Ellen’s track record over the years would indicate that she can probably find the tools and team to get her brand back on track. But getting the staff and public’s experience of the brand back in alignment with the promise is what must happen. Authenticity matters.

As an agency with a focus on brand building, BrandSavants uses tools that help our clients determine whether their brands are in alignment with their brand promise. We can help address the challenges when they are not, in order to build strong internal brand management processes.

Until recently, many brands only posted about their support for social issues during awareness months like Black History or Pride. Then, amid a high level of social unrest, brands felt pressured to post statements of solidarity and display black boxes on their Instagram accounts. Some were applauded for it and others criticized. That’s because black boxes and statements without action are useless. But one brand we can all learn from about how to make a difference is Ben & Jerry’s. Here’s how they lead the way making social issues an integral part of their brand to effect change.

Being a B Corp

Ben & Jerry’s is a certified B Corp, (Benefit Corporation), which means they place their social mission at the same level of importance as creating and selling their products, balancing purpose and profit. Becoming a B Corp is no easy task. A company needs to satisfy a stringent set of standards to achieve the certification and must be committed to using their business, and voice, to solve social and environmental issues.

Social justice is deeply embedded in the Ben & Jerry’s brand. As stated in their mission, “we create linked prosperity for everyone that’s connected to our business: suppliers, employees, farmers, franchisees, customers, and neighbors alike.” Ben & Jerry’s doesn’t use high-profile issues to get attention and drive sales. Instead, they use their brand to bring attention to these issues and advocate for change creatively, which is why they are so darn good at what they do.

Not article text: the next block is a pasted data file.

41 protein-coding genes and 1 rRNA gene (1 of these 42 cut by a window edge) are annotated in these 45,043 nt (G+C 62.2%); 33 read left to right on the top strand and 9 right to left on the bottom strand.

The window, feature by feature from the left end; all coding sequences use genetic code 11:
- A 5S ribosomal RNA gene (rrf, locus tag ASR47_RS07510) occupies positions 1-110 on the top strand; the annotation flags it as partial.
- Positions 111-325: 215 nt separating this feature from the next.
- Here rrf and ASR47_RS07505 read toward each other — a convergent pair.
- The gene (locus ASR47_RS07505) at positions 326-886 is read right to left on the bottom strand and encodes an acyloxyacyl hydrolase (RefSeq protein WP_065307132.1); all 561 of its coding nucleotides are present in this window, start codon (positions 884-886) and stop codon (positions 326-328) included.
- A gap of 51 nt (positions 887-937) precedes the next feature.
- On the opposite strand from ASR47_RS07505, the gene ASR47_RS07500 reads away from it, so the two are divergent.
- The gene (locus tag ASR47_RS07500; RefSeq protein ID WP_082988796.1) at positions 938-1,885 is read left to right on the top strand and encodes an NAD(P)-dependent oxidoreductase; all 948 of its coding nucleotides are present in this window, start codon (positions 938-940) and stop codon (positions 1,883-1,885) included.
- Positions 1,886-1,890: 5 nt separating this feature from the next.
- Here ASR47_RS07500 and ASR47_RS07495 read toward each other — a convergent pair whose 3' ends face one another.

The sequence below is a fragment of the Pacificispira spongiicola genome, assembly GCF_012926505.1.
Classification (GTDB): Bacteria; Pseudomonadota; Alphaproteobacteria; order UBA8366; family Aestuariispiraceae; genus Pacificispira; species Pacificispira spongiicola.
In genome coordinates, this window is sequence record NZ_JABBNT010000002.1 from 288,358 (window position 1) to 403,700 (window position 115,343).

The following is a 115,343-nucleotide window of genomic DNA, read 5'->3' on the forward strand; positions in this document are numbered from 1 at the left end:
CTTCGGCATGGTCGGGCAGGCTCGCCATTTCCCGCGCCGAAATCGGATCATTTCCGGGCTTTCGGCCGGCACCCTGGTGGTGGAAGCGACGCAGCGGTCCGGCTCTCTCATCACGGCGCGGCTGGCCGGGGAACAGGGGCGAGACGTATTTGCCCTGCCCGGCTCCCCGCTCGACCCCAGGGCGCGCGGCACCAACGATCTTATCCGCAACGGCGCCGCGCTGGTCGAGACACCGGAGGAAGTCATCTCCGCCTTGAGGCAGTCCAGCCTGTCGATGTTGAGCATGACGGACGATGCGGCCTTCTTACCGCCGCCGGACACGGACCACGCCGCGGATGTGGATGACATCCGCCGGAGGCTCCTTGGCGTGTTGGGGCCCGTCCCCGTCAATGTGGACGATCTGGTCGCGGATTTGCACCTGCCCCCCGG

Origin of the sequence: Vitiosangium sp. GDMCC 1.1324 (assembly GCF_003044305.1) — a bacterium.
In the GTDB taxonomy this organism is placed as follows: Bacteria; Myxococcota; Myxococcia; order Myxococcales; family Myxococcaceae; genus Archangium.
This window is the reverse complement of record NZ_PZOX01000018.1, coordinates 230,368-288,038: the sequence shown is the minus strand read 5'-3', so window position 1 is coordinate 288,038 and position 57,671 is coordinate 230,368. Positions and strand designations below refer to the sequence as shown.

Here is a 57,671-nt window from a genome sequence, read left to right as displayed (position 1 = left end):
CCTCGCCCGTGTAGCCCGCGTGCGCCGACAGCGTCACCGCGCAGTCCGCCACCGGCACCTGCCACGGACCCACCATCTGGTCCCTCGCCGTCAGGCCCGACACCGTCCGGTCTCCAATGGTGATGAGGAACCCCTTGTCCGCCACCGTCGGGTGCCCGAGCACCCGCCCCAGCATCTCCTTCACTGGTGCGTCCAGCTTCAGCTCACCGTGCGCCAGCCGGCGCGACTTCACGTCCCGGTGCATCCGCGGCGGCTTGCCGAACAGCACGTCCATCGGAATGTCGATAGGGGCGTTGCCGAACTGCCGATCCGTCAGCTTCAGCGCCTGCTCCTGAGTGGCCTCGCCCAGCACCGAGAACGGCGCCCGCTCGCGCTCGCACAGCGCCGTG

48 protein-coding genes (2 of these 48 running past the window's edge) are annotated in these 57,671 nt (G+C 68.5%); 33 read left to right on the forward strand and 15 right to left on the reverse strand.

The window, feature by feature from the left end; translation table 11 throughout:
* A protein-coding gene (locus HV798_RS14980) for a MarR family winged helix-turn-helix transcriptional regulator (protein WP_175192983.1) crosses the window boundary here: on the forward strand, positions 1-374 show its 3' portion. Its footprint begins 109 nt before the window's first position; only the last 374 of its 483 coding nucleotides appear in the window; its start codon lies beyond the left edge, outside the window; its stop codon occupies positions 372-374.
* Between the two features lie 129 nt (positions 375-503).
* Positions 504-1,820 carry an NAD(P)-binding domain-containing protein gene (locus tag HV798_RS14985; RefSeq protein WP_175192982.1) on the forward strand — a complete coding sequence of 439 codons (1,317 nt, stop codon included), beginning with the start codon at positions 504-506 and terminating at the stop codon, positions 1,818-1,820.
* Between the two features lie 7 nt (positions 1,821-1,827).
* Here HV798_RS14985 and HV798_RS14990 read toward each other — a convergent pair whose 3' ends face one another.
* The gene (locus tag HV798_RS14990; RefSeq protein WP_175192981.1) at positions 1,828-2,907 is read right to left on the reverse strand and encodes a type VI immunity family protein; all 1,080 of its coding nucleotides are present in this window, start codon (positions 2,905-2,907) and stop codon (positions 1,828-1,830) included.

Flavors that Made a Difference

What’s more fun than eating ice cream named after your favorite band or TV show? Arguably, the names of Ben & Jerry’s pints are just as good as the flavors they pack inside. Famous for flavors with clever pop culture references, such as Cherry Garcia, The Tonight Dough, and Phish Food, Ben & Jerry’s has been successful at creating clever names to support social causes as well. Over the years, they have released flavors to support all types of issues such as climate change, marriage equality, a fair democracy, refugees, and racial justice. Flavors like Justice Remixed, Empowermint, Save our Swirled, Home Sweet HoneyComb, One Sweet World, and I Dough, I Dough were created with the mission to raise awareness, and money, for organizations that fight the good fight, but they don’t stop there. They encourage customers to join in by signing petitions, going to rallies, and joining grassroot campaigns. These inspired flavors not only represent the best ice cream in the world, they represent what Ben & Jerry’s is doing to change the world.

Social Media Posts for a Greater Good

Ben & Jerry’s uses their social media platforms to push for progressvie change regarding society’s most pressing issues. While many brands dance around these issues to avoid backlash, more often than not, Ben & Jerry’s meets them head on. And we’re not talking about a casual retweet, black box or reposting an article. Ben & Jerry’s develops original graphics and blogs to address these issues, proving that they are authentic. They tweet about issues like, the school-to-prison pipeline, why prosecutors are so important to this year’s election, the fact that climate change is here, and finally, why taking a stand against Facebook is so important. Ben & Jerry’s not only seeks to cultivate a company and culture that supports these issues with conviction, they want to influence a generation to follow in their footsteps and fight for meaningful change.

Ben & Jerry’s has something for everyone, but if you can’t find a flavor you like, you’re sure to find an issue you can get behind. Because getting one more person to care, matters. If your brand doesn’t have a clear purpose, make it a priority. Tag can help.